After two years in existence, the state of Massachusetts’ new car insurance system continues to receive mixed reviews from industry experts, insurance agents, and drivers alike.
The “Managed Competition” system was put in place by the state government through the Division of Insurance in April 2008 to help bring down the cost of car insurance. State officials had hoped that the new system would encourage more carriers to enter the auto insurance market and spur lower rates because of increased competition.
Already in its second year, the program has earned both praises and criticism from many residents and figures in the state.
In the past, the state government set premium costs, effectively regulating the insurance providers’ ability to earn additional revenues by increasing rates. This decades-long system was removed last year to make way for the new “managed competition” system.
Many advocates cited the likeliness of new carriers entering the state while opponents said the new system could lead to discrimination of select drivers. The state’s insurance agents could also suffer from the entry of cheaper premiums, they add.
Experts say that the predictions have not fully happened at all and that there have only been minor changes in the present nature of the car insurance industry.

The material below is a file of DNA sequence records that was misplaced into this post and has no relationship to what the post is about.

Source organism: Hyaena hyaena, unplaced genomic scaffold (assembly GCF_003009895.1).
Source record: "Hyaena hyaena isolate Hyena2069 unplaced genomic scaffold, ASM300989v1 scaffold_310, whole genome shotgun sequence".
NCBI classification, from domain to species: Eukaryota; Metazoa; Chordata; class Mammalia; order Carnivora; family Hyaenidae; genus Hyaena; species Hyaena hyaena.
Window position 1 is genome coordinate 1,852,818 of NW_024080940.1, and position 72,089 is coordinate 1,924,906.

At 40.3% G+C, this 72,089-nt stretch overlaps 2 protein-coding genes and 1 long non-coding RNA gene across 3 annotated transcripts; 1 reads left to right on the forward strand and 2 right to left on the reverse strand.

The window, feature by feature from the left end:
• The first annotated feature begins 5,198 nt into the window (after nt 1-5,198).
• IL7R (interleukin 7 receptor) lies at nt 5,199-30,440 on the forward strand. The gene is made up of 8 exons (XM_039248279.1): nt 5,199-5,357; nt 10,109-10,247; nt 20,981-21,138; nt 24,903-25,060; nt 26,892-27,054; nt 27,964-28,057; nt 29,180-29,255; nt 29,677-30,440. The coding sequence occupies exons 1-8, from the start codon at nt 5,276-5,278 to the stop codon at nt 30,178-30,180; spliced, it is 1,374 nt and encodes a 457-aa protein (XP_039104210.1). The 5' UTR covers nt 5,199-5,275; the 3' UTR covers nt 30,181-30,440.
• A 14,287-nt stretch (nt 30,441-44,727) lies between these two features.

Three major companies have entered the auto insurance market in Massachusetts after the system was overhauled: Progressive, Geico, and Allstate. The three providers are currently offering their products through their websites and 800 numbers. Unlike many small-sized providers in the state, the companies have avoided hiring local agents.
Frank Mancini, president and CEO of the Massachusetts Association of Insurance Agents, says that because the state is still revising regulations pertaining to car insurers, the three companies could leave if they dislike the ongoing developments.
Aside from the three major insurers, six smaller providers have also joined the fray but have employed the services of local agents.
Some people have also expressed concern that the new system, which allows the entry of direct writers, can lead to the loss of business for many local insurance agents.
Mancini says that even with some consumers switching to the bigger providers, agents have yet to suffer substantial losses. He adds that independent agents handle up to 78 percent of auto insurance policies in the state. The national figures are much lower, 30 to 35 percent.
The state’s division of insurance has recently released data indicating that in the one-year period since the establishment of the new program, the average car insurance cost in the state has gone down some 4.8 percent.
Mancini, however, says that the rates have been falling in recent years.